NEW KIDS AND UNDERDOGS, by Margaret Finnegan, Atheneum Books for Young Readers, Oct. 25, 2022, Hardcover, $17.99 (ages 8-12)
A new girl discovers a path to friendship through dog agility training in New Kids and Underdogs, by Margaret Finnegan.
Robyn Kellen has been the new kid six times. She’s practically an expert on the subject and has developed foolproof rules to help her get by: Blend in, don’t go looking for trouble, and move on. Unfortunately, Robyn’s mom has a rule, too: Robyn must do an after-school activity.
When Robyn discovers a dog agility class, she thinks she’s found the perfect thing — but then her dogs, Sundae and Fudge, are rejected from the class. Sundae won’t do anything without Fudge, and Fudge is deaf and blind, and the instructor refuses to change the rules to fit their needs. Luckily, the instructor’s grandson, Nestor — a legend at Robyn’s new school — offers Robyn a deal: If she helps him with math, he’ll train Sundae and Fudge. Problem is, Robyn isn’t so great at math herself, so she’s forced to recruit the class outcast, Alejandra, to help.
Suddenly, Robyn finds herself surrounded by people who do anything but blend in — and sticking to her rules becomes harder than ever. But as Robyn learns how to adapt the rules of agility for Sundae and Fudge, she will find that some rules are worth breaking altogether. —Synopsis provided by Atheneum Books for Young Readers
There are a lot of things to love about New Kids and Underdogs, but I think my favorite is author Margaret Finnegan’s ability to draw in a large range of readers with something cool — dog agility training — all while exploring nuances of classroom/playground dynamics, self-confidence and friendship.
At the center of Finnegan’s story is Robyn, a girl who’s moved so many times, she’s got a strategy for helping her stay under the radar — to stay safely uninteresting. The thing is, Robyn is interesting. She’s great at handball, she loves her dogs, she’s clever — prime friendship material.
But Robyn is so afraid of sticking out, of being labeled, that she can’t reach her full potential.
That’s where the “friends” she wants to be friends with but avoids because they’re not the “right people” come in. Finnegan fully realizes this fun group of kids, fleshing out their characters enough to make you feel like they could be part of your own group.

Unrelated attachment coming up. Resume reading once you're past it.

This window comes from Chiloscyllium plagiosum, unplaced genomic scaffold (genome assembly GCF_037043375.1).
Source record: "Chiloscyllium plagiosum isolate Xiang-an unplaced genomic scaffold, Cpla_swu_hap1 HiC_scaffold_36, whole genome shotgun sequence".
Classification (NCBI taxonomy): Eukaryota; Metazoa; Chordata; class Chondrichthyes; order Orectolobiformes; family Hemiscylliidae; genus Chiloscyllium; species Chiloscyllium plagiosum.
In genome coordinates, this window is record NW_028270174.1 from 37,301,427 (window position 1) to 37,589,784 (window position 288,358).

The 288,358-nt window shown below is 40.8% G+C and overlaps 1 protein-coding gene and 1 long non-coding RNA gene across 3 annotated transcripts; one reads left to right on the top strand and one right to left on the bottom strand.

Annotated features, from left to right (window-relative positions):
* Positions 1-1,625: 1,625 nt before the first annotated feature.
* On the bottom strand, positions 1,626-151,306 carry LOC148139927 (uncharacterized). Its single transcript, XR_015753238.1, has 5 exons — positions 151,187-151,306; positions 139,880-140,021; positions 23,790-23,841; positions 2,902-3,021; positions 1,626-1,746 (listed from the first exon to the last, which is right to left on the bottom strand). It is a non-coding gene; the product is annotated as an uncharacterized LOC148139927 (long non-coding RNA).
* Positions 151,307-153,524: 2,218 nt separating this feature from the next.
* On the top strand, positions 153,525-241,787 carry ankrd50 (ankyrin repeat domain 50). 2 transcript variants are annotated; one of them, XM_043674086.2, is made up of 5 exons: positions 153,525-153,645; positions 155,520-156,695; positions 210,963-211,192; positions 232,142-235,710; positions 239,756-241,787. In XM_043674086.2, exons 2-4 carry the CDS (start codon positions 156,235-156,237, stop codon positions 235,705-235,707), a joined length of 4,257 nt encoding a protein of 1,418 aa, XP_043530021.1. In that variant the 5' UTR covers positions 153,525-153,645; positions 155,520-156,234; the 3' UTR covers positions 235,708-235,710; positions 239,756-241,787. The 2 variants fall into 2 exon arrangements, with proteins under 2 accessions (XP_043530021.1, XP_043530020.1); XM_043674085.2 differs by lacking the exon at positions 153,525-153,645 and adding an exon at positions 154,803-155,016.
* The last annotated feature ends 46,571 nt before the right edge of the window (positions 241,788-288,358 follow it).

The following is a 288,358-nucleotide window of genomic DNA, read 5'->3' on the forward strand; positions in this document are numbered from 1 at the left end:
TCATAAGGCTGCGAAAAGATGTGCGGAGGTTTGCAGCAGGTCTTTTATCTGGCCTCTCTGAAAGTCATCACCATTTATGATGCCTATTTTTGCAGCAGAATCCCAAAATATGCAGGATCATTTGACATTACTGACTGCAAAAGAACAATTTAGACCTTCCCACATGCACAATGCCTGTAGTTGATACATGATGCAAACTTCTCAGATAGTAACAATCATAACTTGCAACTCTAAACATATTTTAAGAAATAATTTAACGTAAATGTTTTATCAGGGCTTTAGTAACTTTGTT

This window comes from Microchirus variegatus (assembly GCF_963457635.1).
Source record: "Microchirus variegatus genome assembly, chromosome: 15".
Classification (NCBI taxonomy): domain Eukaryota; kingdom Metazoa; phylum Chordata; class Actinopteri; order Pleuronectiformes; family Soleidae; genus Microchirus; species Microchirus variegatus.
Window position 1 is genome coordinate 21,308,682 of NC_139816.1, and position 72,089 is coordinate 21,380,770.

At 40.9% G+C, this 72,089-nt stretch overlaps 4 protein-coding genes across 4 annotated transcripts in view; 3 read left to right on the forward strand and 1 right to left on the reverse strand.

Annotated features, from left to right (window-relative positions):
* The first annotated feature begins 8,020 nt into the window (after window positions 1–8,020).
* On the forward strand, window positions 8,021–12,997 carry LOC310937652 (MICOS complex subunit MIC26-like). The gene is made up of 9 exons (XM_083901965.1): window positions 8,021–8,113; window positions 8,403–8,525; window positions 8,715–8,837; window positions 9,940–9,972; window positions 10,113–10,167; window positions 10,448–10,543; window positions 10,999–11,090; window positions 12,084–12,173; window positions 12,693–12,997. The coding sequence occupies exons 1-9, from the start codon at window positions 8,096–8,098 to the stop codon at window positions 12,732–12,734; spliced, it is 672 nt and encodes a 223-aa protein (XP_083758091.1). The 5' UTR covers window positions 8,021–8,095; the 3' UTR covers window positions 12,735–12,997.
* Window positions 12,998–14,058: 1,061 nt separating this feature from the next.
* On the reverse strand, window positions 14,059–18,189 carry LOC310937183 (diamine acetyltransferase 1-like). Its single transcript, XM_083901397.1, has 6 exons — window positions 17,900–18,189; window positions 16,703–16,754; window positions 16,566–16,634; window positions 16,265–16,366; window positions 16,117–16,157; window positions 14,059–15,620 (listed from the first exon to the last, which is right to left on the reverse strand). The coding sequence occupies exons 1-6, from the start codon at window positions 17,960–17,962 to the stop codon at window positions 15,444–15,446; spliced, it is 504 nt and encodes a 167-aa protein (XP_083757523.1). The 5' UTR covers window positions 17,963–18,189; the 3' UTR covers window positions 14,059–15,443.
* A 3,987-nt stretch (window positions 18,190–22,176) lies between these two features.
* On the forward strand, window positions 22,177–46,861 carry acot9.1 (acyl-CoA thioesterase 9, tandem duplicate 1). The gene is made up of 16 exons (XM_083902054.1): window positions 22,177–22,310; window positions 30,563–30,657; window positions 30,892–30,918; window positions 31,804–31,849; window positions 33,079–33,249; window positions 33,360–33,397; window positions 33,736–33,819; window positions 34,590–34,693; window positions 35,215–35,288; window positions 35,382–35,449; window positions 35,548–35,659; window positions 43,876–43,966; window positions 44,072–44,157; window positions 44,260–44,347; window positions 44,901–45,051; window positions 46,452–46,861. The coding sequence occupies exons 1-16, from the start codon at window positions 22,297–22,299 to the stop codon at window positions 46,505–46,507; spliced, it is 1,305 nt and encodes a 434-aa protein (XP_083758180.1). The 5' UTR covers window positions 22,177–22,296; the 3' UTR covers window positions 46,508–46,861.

And then there are the dogs. Finnegan not only builds Sundae and Fudge’s personalities, but those of the other pups that make an appearance along the way. This is a huge bonus for any dog-loving readers.
There’s a parallel between the dogs and kids that resonates throughout. Readers will immediately relate to the shift from agility to ability training and may even see it as a way to approach some of the obstacles in their own lives.
New Kids and Underdogs is a thoughtful novel that moves quickly and is a joy to read.
About the author:
Margaret Finnegan is the author of We Could Be Heroes and Susie B. Won’t Back Down, both Junior Library Guild Selections. Her other works have appeared in FamilyFun Magazine, the Los Angeles Times, Salon, and other publications. She lives in South Pasadena, California, where she enjoys spending time with her family, walking her dog, and baking really good chocolate cakes. To learn more, and to download free discussion guides, visit MargaretFinnegan.com on Twitter: @FinneganBegin and Instagram: @finneganbegin
Just like the kids in New Kids & Underdogs, you can ability train your dog! Check out the fun tips here!
Copyright © 2022 Cracking the Cover. Unless otherwise noted, all books — digital and physical — have been provided by publishers in exchange for honest and unbiased reviews. All thoughts and opinions are those of the reviewer.